CURTIS C. BALDWIN.

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Cited By (24)

* Cited by examiner, † Cited by third party
Publication number Priority date Publication date Assignee Title
US2435563A (en) * 1944-09-01 1948-02-10 Int Harvester Co Tractor-mounted implement
US2464919A (en) * 1947-03-06 1949-03-22 Massey Harris Co Ltd Auger table
US2474557A (en) * 1944-06-02 1949-06-28 Templeton Harvester Inc Combine harvester
US2476265A (en) * 1946-09-25 1949-07-12 Vaughn H Doyle Auger conveyer unit for harvesters
US2513906A (en) * 1944-03-22 1950-07-04 Int Harvester Co Control means for tractorconnected implements
US2528275A (en) * 1946-05-31 1950-10-31 Case Co J I Self-propelled combination harvesting and threshing machine
US2540249A (en) * 1946-05-31 1951-02-06 Int Harvester Co Grain tank attachment
US2595336A (en) * 1948-02-09 1952-05-06 Corsentino Pete Power transmission mechanism for farm implements
US2630870A (en) * 1949-07-18 1953-03-10 Deere & Co Load carrying auxiliary frame structure for attachment to tractors and like vehicles
US2639569A (en) * 1950-05-18 1953-05-26 Deere & Co Self-propelled harvester with automatically controlled variablespeed drive
US2689013A (en) * 1947-03-28 1954-09-14 Greyhound Corp Control for two-engine vehicles
US2747357A (en) * 1952-10-13 1956-05-29 Raymond E Bert Adjustable reel for crop handling implement
US2749995A (en) * 1951-04-07 1956-06-12 Ferguson Harry Inc Tractor-implement hitch mechanism with power take-off and booster
US2790291A (en) * 1953-12-11 1957-04-30 Int Harvester Co Auxiliary engine drive for harvesters
US3023560A (en) * 1959-06-09 1962-03-06 Ford Motor Co Forage harvester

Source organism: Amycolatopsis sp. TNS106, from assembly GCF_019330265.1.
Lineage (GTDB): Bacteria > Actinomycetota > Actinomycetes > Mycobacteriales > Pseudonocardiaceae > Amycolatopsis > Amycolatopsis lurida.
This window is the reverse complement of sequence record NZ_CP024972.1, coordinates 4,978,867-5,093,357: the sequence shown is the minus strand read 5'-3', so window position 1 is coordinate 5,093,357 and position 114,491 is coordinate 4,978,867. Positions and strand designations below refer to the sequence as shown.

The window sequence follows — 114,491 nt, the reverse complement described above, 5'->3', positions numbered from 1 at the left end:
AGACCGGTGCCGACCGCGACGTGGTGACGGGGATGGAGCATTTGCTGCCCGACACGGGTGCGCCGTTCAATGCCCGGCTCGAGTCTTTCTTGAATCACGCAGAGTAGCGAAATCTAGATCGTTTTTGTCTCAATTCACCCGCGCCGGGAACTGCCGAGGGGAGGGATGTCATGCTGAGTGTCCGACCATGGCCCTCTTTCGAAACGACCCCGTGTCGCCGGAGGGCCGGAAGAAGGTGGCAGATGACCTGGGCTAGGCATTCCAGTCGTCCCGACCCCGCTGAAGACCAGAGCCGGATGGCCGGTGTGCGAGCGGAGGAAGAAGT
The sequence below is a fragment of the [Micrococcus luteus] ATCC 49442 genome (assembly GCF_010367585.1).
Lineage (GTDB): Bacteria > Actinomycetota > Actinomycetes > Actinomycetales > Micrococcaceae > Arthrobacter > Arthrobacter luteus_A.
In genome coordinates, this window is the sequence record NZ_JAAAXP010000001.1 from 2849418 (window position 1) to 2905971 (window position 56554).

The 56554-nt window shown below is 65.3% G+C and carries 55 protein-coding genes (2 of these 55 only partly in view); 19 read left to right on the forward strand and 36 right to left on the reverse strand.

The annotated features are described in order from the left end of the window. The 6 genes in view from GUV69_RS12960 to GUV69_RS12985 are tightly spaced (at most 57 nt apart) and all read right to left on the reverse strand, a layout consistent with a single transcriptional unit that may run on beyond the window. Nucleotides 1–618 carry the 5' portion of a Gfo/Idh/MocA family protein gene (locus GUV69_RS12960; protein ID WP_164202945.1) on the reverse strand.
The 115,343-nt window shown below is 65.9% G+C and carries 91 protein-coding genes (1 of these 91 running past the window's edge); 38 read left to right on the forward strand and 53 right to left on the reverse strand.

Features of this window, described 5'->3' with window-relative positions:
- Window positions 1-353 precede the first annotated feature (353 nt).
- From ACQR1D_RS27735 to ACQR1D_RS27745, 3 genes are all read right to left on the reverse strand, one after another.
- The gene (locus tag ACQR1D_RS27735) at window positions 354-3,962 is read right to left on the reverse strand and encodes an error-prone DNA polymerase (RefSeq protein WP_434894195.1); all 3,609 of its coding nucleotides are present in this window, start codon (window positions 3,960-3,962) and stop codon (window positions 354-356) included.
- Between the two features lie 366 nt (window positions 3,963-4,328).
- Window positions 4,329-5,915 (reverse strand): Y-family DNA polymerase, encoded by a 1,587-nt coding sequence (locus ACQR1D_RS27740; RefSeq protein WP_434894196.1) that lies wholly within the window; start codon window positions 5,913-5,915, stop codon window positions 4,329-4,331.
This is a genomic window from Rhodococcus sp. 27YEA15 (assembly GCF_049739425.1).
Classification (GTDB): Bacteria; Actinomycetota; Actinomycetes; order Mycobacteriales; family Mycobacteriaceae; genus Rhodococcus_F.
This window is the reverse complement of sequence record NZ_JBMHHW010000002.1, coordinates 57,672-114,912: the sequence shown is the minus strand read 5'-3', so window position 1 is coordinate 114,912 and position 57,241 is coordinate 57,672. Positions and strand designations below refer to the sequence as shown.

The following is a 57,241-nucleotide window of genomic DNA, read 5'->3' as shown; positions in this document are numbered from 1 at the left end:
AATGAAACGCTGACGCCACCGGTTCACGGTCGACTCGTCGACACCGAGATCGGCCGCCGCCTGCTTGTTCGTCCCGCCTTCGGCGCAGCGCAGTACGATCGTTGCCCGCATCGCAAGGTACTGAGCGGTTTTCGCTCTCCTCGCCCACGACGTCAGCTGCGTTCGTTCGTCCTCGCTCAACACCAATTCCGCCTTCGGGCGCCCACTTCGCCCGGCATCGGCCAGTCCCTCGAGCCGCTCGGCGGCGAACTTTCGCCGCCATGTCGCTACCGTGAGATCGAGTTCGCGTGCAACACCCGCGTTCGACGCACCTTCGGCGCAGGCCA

US3187817A (en) * 1962-10-15 1965-06-08 Rolls Royce Power plant, e.g. for ground effect aircraft
US3197962A (en) * 1963-01-10 1965-08-03 Omar W Suttles Auxiliary vehicle power supply
US3233395A (en) * 1963-06-21 1966-02-08 Edwin M Dahl Reel auger
US4270550A (en) * 1976-10-05 1981-06-02 Dasilva Jose T Combine harvester
US4317326A (en) * 1979-03-15 1982-03-02 Deere & Company Articulated combine
US4414794A (en) * 1982-04-23 1983-11-15 Deere & Company Hinge arrangement for an articulated combine
US5113643A (en) * 1990-09-12 1992-05-19 Krp Enterprises, Inc. Dust suppression system
US6711884B1 (en) * 1999-06-09 2004-03-30 Mcleod Harvest Inc. Mobile harvesting unit
US6729951B2 (en) * 2002-03-28 2004-05-04 Bechtel Bwxt Idaho, Llc Method and apparatus for selectively harvesting multiple components of a plant material

Cited By (24)

* Cited by examiner, † Cited by third party
Publication number Priority date Publication date Assignee Title
US2513906A (en) * 1944-03-22 1950-07-04 Int Harvester Co Control means for tractorconnected implements
US2474557A (en) * 1944-06-02 1949-06-28 Templeton Harvester Inc Combine harvester
US2435563A (en) * 1944-09-01 1948-02-10 Int Harvester Co Tractor-mounted implement
US2528275A (en) * 1946-05-31 1950-10-31 Case Co J I Self-propelled combination harvesting and threshing machine
US2540249A (en) * 1946-05-31 1951-02-06 Int Harvester Co Grain tank attachment
US2476265A (en) * 1946-09-25 1949-07-12 Vaughn H Doyle Auger conveyer unit for harvesters
US2464919A (en) * 1947-03-06 1949-03-22 Massey Harris Co Ltd Auger table
US2689013A (en) * 1947-03-28 1954-09-14 Greyhound Corp Control for two-engine vehicles
US2595336A (en) * 1948-02-09 1952-05-06 Corsentino Pete Power transmission mechanism for farm implements
US2630870A (en) * 1949-07-18 1953-03-10 Deere & Co Load carrying auxiliary frame structure for attachment to tractors and like vehicles
US2639569A (en) * 1950-05-18 1953-05-26 Deere & Co Self-propelled harvester with automatically controlled variablespeed drive
US2749995A (en) * 1951-04-07 1956-06-12 Ferguson Harry Inc Tractor-implement hitch mechanism with power take-off and booster
US2747357A (en) * 1952-10-13 1956-05-29 Raymond E Bert Adjustable reel for crop handling implement